Release Date: February 10th, 2015
Genres: Contemporary, Drama, YA
Source: Received in exchange for review
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There's death all around us.
We just don't pay attention.
Until we do.
The last time Lex was happy, it was before. When she had a family that was whole. A boyfriend she loved. Friends who didn't look at her like she might break down at any moment.
Now she's just the girl whose brother killed himself. And it feels like that's all she'll ever be.
As Lex starts to put her life back together, she tries to block out what happened the night Tyler died. But there's a secret she hasn't told anyone-a text Tyler sent, that could have changed everything.
Lex's brother is gone. But Lex is about to discover that a ghost doesn't have to be real to keep you from moving on.
Years ago, I walked into school and something was different. I was, as usual, a bit early for my classes (I like being on time) and slowly walked to the stairwell, my thoughts already with today’s lessons and my friends and the ridiculous amount of homework I still had to do. But the moment I left the lockers and walked into the hall, I knew something was different. There were only a few fellow students in that hall, and some teachers, wearing grave faces. The atmosphere was different, as though the entire school was holding its breath. The teachers escorted us to the auditorium, still with that grave expression. I saw a picture in someone’s hand.
My first thought was: oh no. Who died? My entire body felt numb, all my thoughts focused on that one question. Who died? I looked at a teacher, who was clutching the photograph tightly. I still remember that moment, like a snapshot, even though it’s years ago. I have no idea who that teacher was, but I remember that picture clearly. It felt strange to me, getting that call and then having to deal with the logistics like printing out photographs, figuring out how to break the news to the students, when those things are probably the last things on your mind.
The person that died was a boy, in his last year of high school. He had a little sister. She was in the same year as I was. All the students sat down in the auditorium, and it was the quietest I’d ever heard a room full of people. We were then told that this boy had flung himself in front of a train the day before.
My best friend’s father has a job at the railways. This is something that occurs almost daily.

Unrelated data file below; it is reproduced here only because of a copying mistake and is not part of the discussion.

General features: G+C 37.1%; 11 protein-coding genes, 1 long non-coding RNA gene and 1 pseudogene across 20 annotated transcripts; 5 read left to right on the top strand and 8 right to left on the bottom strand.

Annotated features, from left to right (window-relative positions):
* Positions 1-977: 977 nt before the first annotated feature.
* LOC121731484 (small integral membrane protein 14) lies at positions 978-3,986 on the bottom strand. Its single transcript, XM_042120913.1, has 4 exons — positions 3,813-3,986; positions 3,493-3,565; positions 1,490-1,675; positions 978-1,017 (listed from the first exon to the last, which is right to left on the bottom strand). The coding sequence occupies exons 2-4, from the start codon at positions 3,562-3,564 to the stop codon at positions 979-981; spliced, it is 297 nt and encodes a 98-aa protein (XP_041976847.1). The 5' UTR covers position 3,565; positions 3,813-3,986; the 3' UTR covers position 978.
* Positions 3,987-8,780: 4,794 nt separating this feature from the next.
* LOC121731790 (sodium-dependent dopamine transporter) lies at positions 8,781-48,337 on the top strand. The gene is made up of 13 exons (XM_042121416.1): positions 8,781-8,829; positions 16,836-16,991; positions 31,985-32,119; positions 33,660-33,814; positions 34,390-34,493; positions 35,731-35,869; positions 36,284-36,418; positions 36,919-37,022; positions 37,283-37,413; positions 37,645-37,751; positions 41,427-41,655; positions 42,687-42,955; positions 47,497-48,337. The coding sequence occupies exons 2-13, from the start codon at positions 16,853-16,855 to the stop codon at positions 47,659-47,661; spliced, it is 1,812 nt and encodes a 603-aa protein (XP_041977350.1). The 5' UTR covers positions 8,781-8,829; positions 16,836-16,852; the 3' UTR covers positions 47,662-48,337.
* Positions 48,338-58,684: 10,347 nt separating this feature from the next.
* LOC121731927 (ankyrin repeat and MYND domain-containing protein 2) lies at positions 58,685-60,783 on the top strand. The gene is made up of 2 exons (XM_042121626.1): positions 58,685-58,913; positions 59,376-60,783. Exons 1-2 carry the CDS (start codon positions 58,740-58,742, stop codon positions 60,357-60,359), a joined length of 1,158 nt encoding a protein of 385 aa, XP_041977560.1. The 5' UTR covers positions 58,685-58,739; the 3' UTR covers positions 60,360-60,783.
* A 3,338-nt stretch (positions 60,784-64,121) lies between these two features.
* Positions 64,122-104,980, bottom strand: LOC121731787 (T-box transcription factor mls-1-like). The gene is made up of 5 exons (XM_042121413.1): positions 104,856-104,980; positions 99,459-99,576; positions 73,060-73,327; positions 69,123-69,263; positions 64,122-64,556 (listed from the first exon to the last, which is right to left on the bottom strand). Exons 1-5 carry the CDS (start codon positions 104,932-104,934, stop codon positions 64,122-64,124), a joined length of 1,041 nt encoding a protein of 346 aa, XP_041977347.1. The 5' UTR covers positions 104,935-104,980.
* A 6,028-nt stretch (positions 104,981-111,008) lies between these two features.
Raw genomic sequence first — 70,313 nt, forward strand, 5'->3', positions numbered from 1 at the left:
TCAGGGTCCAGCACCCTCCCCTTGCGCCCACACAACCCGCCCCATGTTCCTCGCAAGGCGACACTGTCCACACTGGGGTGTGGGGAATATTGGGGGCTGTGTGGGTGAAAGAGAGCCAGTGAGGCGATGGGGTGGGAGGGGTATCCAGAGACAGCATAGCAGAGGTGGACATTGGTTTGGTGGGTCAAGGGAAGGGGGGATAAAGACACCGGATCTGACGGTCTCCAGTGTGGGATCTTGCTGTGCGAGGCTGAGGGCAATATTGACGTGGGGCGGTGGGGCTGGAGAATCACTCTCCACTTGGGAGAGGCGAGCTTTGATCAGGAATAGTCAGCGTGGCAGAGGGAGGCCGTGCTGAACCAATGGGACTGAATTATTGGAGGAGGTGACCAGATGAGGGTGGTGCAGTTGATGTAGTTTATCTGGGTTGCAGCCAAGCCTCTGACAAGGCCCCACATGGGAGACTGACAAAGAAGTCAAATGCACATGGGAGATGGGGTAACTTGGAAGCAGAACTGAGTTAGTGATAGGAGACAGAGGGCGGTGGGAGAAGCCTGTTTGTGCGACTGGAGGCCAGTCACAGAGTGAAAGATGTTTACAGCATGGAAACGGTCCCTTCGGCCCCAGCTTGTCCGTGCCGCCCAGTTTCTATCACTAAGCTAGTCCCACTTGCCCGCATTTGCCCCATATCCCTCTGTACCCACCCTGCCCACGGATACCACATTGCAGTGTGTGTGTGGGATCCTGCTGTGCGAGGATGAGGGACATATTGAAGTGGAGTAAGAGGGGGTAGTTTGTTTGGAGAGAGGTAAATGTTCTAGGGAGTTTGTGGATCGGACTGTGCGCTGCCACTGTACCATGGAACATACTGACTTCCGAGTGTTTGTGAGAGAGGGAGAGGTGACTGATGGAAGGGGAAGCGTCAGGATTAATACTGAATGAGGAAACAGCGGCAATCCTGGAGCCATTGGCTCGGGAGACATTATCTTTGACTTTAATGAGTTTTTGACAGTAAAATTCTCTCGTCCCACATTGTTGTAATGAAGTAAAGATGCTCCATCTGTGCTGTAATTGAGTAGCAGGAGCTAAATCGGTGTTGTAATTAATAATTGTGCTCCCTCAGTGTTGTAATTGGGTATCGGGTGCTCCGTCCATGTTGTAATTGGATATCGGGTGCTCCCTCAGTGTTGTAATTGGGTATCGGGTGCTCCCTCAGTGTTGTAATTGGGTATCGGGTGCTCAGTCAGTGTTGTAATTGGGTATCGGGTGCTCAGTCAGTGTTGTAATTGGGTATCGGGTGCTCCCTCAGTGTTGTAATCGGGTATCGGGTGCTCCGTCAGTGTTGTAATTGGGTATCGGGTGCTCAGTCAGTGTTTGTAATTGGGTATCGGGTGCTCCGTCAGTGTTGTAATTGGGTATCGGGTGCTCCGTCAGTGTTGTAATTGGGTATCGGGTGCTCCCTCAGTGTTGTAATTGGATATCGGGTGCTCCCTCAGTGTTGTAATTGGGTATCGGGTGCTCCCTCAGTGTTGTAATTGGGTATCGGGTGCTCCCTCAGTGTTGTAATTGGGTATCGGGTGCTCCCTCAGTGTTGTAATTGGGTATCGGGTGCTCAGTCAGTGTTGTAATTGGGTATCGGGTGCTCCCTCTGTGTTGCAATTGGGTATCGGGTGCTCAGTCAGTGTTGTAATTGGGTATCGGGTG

The father of a boy I knew hung himself in his own home.
I remember trying to hold back my tears when I heard that, and I remember people asking me if I was okay. I told them that this was not about me. I couldn’t imagine what it must have felt like for them. The boy, his little brother.
The sister, her parents.
I still can’t fully imagine, and I hope to never experience it.
But Cynthia Hand has shared that experience with us, and it hurt. The Last Time We Say Goodbye is not about the phone call, not about the terrible shock, not about the funeral. It’s about the months after, when everyone else seems to move on with their lives but you can’t. It’s about the little things that remind you of that person, about the gaping hole in your chest that starts to unravel more every day. It’s not about “moving on”, but it is about learning to live with it.
I knew next to nothing about The Last Time We Say Goodbye going in, except that it was written by Cynthia Hand and therefore I had to read it. She is the author of the Unearthly series after all, which I loved. If I had to make a comparison, I’d say The Last Time We Say Goodbye is most alike Hallowed, because both books are essentially about grief.
Alexis’ brother Tyler shot himself. In The Last Time We Say Goodbye we see her try to move on, try to make sense of it all, go through all the emotions that accompany loss. Hurt, confusion, self-doubt, guilt, terrible sadness, anger. She slowly grows throughout the novel, slowly starts to accept that this is her reality now, and very, very slowly begins the healing process. She’s seeing a therapist, and gets the assignment to write about her brother. Not his death, but his life. The book is told in alternatively Alexis’ point of view and the things she writes down, which read almost like a diary entry and contains a whole story of its own. We get to experience her memories of Tyler: the happy ones, the sad ones.
There are a lot of things in The Last Time We Say Goodbye that I love and wholeheartedly approve of: the strong family relationships, for one. Alexis’ parents are definitely not absent during the novel. Her parents are divorced and Alexis lives with her mom, and we get to see two grieving processes at the same time: one from a mother, the other from a sister. But even though the relationship between Alexis and her dad isn’t very good, he is still present in the novel. We get to see flashes of his grief and his love for Alexis, even when she feels very hateful toward him. The Last Time We Say Goodbye is not just about grief, but also about family.
Normally I would write extensively about the characters, the positive way Alexis’ therapist is portrayed, and Hand’s beautiful writing style, which really allows the reader to connect with and feel for Alexis. But the truth is, I’m pretty much out of words. I think this is a very important book for both readers who haven’t experienced anything like this and those who have. I have a feeling it may be very easy to connect with and to show that you aren’t alone in your experiences. In the end, I simply love this emotional and heartfelt story and I’ll be eagerly awaiting Hand’s next novel.
~Thank you, HarperTeen, for the review copy~
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